The ICAS Lectures


A Pedagogical and Substantive Study for the Korean Economy

Lawrence R. Klein

ICAS Spring Symposium
Humanity, Peace and Security
May 22, 2006 9:00 AM -- 6:30 PM
United States Senate Russell Office Building Caucus Room SR 325
Capitol Hill, Washington D.C. 20510
Institute for Corean-American Studies, Inc.

965 Clover Court, Blue Bell, PA 19422


Biographic Sketch & Links: Lawrence R. Klein

A Pedagogical and Substantive Study for the Korean Economy

Lawrence R. Klein

. . . Of course, everyone is much more interested in North Korea and South Korea, how to approach North Korea, but life goes on in South Korea, and every day economic life goes on, and that's what the presentation to come is about. Now, I've entitled this a "Pedagogical and Research Interest in Understanding the South Korean Economy," and from a pedagogical point of view I want to stress that of course in American academic life, I can remember 50 years ago when our universities had a couple of percent of foreign students, and now are very well around 50% or more, and in graduate economics, in many cases it's more than 50%, and America establishes long-lasting friendships around the world, and it's very important.

Also the news has been full of misbehavior of scientists or scholars around the world, and I want to stress that we're trying to teach visiting scholars and our own scholars how to behave ethically in the real world environment after they leave academia, or behave in academia as well. And Kevin Chung is a graduate from the University of Pennsylvania in two major subjects; one is biomedical engineering, and the other is economics. And he will go on to a higher degree at the University of Chicago in statistics covering financial econometrics, covering other fields of statistics besides plain economics and biomedical. So this is very in my opinion, this is very significant to train people and to see them progress through our higher educational system.

I was a tutor Kevin was a tutee. I don't teach classes anymore. And it's an experiment. We have built systems that we call "high frequency economic systems" for the United States, for Hong Kong, for China, for Japan, for Mexico, and that makes it an interesting subject, and those are all ongoing projects. For China we make forecasts every two week; for the United States, every Friday afternoon on the week's activities. And we're trying to devise a technique to study the Treasury yield curve in real time. Any time during the day you can get a picture of expected end-of-day Treasure yield curve. So these are using new techniques and trying to teach them to our own American students and to visiting students from other countries.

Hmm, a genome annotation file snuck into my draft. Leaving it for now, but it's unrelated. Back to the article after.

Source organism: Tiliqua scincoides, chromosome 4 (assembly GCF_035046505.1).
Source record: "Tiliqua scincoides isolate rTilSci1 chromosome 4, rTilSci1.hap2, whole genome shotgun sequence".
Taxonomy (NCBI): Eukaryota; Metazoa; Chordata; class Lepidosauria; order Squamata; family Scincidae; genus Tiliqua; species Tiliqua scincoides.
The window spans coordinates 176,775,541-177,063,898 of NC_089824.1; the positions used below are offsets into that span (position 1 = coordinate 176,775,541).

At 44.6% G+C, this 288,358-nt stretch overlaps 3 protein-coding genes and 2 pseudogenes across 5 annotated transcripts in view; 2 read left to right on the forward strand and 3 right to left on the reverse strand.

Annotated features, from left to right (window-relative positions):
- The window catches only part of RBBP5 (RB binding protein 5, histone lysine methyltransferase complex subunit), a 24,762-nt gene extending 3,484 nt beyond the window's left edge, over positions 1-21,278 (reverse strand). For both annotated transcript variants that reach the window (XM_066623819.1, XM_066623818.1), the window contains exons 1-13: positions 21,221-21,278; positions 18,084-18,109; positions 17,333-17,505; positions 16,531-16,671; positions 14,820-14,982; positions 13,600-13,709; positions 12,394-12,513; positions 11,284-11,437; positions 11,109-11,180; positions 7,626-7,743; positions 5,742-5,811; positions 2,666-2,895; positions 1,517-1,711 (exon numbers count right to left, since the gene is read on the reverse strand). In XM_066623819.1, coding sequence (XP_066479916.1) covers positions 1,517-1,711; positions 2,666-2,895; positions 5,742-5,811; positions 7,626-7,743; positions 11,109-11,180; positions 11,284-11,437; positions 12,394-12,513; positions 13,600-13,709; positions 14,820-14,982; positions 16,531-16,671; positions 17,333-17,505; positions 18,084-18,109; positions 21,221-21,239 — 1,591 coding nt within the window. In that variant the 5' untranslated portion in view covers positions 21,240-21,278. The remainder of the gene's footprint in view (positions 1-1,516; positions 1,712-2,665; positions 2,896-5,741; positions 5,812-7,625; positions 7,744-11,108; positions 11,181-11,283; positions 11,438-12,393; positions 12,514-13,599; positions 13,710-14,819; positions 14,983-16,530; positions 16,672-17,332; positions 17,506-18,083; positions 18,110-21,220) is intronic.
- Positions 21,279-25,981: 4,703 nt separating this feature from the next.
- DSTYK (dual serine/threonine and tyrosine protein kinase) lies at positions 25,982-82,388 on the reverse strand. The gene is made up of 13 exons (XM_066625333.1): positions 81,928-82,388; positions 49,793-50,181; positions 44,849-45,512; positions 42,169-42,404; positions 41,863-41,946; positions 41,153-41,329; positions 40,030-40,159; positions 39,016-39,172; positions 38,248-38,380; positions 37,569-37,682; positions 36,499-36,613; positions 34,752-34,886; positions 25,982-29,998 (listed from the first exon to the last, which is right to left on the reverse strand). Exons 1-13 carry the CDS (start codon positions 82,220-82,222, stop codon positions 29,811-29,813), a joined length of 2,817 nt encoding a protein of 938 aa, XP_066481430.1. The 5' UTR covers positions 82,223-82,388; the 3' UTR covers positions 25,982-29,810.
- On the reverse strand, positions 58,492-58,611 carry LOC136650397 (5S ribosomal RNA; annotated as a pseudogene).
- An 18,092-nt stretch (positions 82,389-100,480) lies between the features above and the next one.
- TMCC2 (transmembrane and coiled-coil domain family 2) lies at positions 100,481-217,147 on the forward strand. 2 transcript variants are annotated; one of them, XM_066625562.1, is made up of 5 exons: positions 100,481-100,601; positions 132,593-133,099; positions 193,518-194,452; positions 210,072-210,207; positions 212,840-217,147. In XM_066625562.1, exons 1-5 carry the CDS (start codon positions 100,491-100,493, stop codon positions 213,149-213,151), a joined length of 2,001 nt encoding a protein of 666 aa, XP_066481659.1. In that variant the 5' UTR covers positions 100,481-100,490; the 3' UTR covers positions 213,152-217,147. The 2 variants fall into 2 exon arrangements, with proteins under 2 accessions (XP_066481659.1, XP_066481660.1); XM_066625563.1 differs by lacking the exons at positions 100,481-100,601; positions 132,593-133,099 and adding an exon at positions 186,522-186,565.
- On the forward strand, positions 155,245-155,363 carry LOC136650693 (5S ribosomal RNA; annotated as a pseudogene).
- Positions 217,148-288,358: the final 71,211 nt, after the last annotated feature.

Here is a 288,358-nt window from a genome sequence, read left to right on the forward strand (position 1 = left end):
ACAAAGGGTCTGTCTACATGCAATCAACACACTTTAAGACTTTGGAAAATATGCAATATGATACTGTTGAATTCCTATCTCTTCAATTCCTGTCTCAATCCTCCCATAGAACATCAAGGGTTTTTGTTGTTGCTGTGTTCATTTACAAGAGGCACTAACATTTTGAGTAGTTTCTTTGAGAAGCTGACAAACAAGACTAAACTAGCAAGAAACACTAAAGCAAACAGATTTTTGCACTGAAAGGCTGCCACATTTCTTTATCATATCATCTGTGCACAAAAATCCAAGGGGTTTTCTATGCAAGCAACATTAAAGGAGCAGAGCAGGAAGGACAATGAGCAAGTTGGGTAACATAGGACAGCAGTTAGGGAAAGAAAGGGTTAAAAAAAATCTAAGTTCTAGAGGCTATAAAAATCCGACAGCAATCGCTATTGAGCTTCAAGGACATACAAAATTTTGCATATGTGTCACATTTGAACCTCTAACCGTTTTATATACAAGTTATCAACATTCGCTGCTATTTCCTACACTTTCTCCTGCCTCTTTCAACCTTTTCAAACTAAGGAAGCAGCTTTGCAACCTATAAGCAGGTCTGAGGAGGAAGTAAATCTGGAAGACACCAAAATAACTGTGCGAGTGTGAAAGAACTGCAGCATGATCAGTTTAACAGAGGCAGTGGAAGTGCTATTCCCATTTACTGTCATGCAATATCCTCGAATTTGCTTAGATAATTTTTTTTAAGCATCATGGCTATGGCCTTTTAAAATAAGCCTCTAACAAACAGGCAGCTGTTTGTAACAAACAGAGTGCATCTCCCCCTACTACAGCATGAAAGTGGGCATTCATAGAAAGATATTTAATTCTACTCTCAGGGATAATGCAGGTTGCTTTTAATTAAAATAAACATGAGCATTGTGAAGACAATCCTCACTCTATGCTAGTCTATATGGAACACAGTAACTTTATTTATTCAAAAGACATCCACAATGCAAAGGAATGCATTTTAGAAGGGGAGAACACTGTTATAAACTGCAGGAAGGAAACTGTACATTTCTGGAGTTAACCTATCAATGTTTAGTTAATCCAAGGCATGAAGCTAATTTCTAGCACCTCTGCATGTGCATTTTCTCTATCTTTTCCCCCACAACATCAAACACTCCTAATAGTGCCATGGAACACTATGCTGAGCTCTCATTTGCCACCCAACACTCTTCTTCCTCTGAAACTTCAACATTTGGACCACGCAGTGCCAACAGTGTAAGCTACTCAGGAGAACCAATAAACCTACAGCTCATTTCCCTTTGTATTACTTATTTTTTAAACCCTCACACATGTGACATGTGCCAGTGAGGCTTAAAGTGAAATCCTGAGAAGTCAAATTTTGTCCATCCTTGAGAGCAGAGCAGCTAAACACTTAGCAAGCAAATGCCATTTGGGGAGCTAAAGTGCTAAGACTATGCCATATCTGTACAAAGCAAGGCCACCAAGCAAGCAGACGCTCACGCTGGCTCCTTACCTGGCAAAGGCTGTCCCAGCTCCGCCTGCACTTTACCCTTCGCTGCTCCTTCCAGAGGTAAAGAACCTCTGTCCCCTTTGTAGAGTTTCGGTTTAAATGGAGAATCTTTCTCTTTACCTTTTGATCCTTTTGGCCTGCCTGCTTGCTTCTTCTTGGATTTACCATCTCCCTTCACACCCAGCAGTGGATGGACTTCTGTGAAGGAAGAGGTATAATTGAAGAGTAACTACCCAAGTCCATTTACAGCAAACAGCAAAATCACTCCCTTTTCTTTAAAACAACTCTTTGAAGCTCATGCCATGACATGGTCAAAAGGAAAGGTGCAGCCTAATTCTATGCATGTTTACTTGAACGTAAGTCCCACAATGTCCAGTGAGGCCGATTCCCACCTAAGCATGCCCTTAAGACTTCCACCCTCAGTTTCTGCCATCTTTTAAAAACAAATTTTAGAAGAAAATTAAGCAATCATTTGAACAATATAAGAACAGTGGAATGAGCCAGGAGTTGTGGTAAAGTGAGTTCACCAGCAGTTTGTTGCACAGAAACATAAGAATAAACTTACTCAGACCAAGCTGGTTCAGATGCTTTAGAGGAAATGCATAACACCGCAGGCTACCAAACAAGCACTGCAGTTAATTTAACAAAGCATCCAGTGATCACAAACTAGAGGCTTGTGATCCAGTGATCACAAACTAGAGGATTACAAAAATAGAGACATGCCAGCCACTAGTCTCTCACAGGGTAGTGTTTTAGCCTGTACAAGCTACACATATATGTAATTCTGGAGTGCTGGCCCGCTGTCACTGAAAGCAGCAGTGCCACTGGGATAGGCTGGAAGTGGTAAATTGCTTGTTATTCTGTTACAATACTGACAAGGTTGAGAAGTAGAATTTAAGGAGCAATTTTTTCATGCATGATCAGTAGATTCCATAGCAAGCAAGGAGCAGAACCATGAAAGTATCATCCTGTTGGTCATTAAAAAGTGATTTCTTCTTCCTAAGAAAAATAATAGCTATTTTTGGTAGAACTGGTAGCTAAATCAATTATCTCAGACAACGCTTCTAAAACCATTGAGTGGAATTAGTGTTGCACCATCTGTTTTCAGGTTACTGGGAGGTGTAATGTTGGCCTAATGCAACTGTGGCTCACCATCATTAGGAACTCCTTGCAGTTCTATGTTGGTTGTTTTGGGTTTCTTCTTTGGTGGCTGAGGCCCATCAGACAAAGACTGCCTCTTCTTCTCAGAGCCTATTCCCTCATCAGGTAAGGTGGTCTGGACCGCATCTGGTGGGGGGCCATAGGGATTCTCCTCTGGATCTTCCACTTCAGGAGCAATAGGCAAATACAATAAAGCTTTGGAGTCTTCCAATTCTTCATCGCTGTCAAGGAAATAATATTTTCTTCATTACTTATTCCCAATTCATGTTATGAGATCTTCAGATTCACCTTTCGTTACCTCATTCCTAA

Now there's in particular of interest about Kevin's work, at least to me. The large investment house of Goldman Sachs has made a new term, a new acronym called the BRICs B R I C and that's Brazil, Russia, India and China. And I have talked it's from their London office and I have talked to the person behind that, and I said, "It's not a true BRIC. You need B R I C K." And they don't quite like that because they think they have a hold on B R I C because they're issuing funds for B R I C, investment funds. But I think that Korea supplying the "K", making it a true BRICK is an interesting thing, and Goldman Sachs admits they're going to enlarge B R I C, not right away, and they aren't sure that they want Korea as the fifth member of that team. They say, "Well, maybe Mexico or maybe some other country." And in principle, Korea is not developing the way the other BRICs are because it's a member of OECD, but I still think it's not quite a full-fledged advanced country economy.

The idea that I've followed with the tutorials for Kevin is to follow the same principles we're using in China, in India, and in Russia we haven't yet started Brazil for the first part of the BRICs. But we do have working systems for Russia and China and India has just started, and now we would like to use the same techniques for Korea.

In addition to these pedagogical points and getting the system underway, there is a true interest in being able to forecast the Korean economy, and by "high frequency," we mean I mean, every six months, any week, any day, six months ahead. It's a rolling six-month projection, and what we're doing for other countries is studying the combination of medium term projections for up to five years together with the high frequency projections of six months. And so the first step is to construct a workable, testable model for the South Korean economy that will stand rigorous and careful testing, and I'm asking Kevin to present this. It was his senior honors thesis at the University of Pennsylvania, and the total thesis is much more technical and available for those who are interested in following, but we have an informative selection of charts and tables that he can present that describe the realism well, I would say the macro-economic realism of Korea today.

Thank you.

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